If the player chooses a topic the witnesses does not want to discuss, the player is shown locks and chains on top of the character, referred to as "psyche-locks"; additionally, a lock symbol is added to that topic in the talk menu. By presenting a magatama to the character, the player is able to start breaking the psyche-locks and unlock the topics; this is done by showing the character evidence or character profiles that proves they are hiding something. The deeper the secret is that the character is hiding, the more psyche-locks appear; by breaking all the locks, the topic gets unlocked and the player is given access to new information.[1][6]

During the courtroom sections, the player attempts to get the defendant declared innocent by questioning witnesses and presenting evidence to the judge and the prosecutor. Many witnesses lie during their testimonies; the player is able to move back and forth through the testimony to try to find any inconsistencies. There are two options available during cross-examinations: "press", which makes the player question a particular statement, which sometimes makes the witnesses change their testimony; and "present", which is used to show a piece of evidence or a character profile that the player thinks shows a contradiction in the witness's currently shown statement.[7] In the upper right corner of the screen, the player's health bar is shown, representing the judge's patience. The bar decreases if the player makes mistakes, such as presenting the wrong piece of evidence; if it reaches zero, the defendant is declared guilty, and the player loses the game. While the player cannot lose the game while trying to break a psyche-lock, the bar will still decrease if the player presents the wrong evidence while trying to break psyche-locks. 50% of the bar is restored when the player manages to break a psyche-lock, and 100% is restored when an episode is completed.[8]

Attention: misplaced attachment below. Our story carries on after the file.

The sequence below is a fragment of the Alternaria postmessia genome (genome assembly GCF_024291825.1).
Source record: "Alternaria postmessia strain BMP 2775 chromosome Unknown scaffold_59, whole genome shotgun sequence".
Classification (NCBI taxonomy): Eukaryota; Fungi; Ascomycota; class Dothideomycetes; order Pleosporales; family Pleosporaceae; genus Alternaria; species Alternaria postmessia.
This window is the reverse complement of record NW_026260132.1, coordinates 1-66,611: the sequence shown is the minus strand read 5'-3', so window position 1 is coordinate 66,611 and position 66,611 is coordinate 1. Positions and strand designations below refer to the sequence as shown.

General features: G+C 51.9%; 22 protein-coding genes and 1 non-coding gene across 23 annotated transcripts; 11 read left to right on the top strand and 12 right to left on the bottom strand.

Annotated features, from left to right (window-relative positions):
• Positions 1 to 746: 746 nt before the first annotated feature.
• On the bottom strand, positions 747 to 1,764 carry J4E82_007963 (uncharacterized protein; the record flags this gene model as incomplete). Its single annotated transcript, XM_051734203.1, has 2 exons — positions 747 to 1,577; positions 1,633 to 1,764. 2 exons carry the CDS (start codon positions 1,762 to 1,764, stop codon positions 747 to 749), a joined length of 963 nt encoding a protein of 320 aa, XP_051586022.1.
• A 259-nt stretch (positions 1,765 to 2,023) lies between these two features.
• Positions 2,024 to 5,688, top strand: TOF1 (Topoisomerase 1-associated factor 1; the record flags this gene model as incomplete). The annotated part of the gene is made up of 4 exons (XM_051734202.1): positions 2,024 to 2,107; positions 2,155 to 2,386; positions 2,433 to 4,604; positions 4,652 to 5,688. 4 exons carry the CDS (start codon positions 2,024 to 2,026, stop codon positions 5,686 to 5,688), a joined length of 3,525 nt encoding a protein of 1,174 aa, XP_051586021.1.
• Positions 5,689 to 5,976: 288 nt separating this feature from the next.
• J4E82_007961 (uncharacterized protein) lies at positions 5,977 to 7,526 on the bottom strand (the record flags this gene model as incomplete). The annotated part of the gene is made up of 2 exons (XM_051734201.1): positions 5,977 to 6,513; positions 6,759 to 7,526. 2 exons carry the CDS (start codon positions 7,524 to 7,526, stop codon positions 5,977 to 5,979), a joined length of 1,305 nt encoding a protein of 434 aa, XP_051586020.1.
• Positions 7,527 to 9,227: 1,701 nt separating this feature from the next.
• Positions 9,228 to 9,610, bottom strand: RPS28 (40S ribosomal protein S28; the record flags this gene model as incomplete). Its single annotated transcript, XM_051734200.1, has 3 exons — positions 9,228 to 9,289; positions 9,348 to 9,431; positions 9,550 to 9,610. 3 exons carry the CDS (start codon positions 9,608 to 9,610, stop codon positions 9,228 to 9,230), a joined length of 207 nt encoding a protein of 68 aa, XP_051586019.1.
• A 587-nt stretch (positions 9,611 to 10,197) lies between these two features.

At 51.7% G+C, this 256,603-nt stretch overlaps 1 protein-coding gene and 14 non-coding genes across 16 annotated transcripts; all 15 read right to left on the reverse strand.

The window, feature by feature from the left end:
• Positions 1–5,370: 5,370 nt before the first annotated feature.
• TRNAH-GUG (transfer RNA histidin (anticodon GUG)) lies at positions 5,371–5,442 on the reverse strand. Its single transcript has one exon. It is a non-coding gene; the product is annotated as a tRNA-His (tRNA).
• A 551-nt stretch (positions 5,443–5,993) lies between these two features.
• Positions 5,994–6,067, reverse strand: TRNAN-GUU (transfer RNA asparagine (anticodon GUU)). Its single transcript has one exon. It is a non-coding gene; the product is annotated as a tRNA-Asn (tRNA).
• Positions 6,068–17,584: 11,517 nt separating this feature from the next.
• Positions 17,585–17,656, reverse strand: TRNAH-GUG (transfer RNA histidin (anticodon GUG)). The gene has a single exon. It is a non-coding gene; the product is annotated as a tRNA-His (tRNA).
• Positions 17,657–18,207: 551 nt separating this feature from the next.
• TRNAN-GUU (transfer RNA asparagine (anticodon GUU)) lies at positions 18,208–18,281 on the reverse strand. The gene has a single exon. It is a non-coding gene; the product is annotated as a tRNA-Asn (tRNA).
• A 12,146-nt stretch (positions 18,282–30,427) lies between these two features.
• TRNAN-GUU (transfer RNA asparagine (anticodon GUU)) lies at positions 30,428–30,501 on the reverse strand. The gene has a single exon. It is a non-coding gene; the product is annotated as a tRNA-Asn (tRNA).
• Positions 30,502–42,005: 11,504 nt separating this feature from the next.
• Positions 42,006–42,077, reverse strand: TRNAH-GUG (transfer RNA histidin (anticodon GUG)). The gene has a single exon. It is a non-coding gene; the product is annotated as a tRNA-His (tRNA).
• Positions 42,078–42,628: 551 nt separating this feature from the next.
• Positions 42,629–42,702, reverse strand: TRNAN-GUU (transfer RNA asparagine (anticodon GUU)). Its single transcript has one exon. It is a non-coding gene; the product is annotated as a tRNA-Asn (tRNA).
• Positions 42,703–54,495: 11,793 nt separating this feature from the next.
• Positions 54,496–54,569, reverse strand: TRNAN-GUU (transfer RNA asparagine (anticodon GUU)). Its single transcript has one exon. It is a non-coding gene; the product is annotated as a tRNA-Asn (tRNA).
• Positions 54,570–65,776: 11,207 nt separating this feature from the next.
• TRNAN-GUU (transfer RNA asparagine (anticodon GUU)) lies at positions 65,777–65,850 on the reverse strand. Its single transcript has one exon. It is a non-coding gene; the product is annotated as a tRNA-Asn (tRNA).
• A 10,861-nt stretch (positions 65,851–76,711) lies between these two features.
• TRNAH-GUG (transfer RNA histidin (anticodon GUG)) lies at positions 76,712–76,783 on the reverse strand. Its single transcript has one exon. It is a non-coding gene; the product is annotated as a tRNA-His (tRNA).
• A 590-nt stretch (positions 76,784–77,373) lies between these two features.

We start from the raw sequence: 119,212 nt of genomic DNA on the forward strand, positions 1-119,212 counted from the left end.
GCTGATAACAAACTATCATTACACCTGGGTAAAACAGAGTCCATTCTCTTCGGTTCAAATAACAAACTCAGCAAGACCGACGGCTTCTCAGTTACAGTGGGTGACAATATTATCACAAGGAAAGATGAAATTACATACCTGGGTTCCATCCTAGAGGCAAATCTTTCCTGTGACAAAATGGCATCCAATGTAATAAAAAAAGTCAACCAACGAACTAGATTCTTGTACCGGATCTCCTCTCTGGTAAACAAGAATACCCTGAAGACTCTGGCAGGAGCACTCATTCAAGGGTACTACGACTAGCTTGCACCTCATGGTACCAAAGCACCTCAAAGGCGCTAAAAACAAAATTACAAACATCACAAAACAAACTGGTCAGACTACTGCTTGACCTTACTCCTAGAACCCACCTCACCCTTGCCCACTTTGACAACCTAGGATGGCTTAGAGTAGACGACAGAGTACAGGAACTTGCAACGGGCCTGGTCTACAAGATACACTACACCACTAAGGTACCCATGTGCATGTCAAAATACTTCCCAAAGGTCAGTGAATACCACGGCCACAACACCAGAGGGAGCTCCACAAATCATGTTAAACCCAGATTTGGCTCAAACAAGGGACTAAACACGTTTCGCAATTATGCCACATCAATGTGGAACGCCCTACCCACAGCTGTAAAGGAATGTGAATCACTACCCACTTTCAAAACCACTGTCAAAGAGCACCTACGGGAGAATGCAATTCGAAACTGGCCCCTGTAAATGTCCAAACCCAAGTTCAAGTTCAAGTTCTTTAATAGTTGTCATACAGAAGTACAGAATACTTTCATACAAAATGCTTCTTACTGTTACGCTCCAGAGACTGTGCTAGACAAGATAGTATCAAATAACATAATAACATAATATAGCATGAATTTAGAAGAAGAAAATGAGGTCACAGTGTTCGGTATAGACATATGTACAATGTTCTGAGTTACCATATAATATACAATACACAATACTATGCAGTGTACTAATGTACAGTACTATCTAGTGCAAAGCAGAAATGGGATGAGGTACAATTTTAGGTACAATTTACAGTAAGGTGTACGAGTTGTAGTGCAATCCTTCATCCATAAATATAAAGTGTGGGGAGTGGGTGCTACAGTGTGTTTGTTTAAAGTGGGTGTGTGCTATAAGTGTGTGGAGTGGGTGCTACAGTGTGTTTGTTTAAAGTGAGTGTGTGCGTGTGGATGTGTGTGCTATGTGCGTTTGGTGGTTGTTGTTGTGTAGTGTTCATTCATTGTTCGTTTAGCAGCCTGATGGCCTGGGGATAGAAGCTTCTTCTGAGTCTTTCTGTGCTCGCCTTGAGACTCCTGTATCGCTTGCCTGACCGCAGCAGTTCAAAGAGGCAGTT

Plot[edit]

While preparing for court, attorney Phoenix Wright is attacked from behind, resulting in a severe case of amnesia. With the help of his client, policewoman Maggey Byrde, he learns that he is representing her in a case where she faces charges of having murdered her boyfriend, a fellow officer. After narrowly avoiding disaster due to his lack of preparation, Phoenix exposes Richard Wellington, a witness testifying for the prosecution, as the true murderer, saving Maggey. In the aftermath of the trial, he recalls another case that occurred two months prior: Dr. Turner Grey, a private surgeon who lost his reputation due to alleged malpractice, requested his help in contacting Maya Fey, his former secretary who had left the practice to finish training as a spirit medium in her home village. While performing a spirit channeling on Grey's behalf, Maya apparently kills him under the influence of the spirit's evil. Forced to once again defend her in court, Phoenix learns that Franziska von Karma, the daughter of his old enemy Manfred von Karma, has assumed the role of High Prosecutor from Miles Edgeworth, who is presumed dead. Teaming up with Maya and her young cousin Pearl, Phoenix uncovers a conspiracy between Mimi Miney, a disgruntled nurse who once worked at Grey's clinic, and Maya's aunt Morgan Fey to ruin Maya's chances of succeeding her mother as spiritual leader of her home village. When Miney publicly confesses to the murder, Morgan is sentenced to solitary confinement for her crimes and Phoenix decides to take Pearl in as one of his assistants. Six months later, the firm takes on another high-profile client: circus magician Maximillion Galactica, accused of murdering his employer Russell Berry in a dispute. Despite Franziska's interference, Phoenix and his team prove that Acro, one of Max's fellow performers, framed him after mistakenly killing Russell.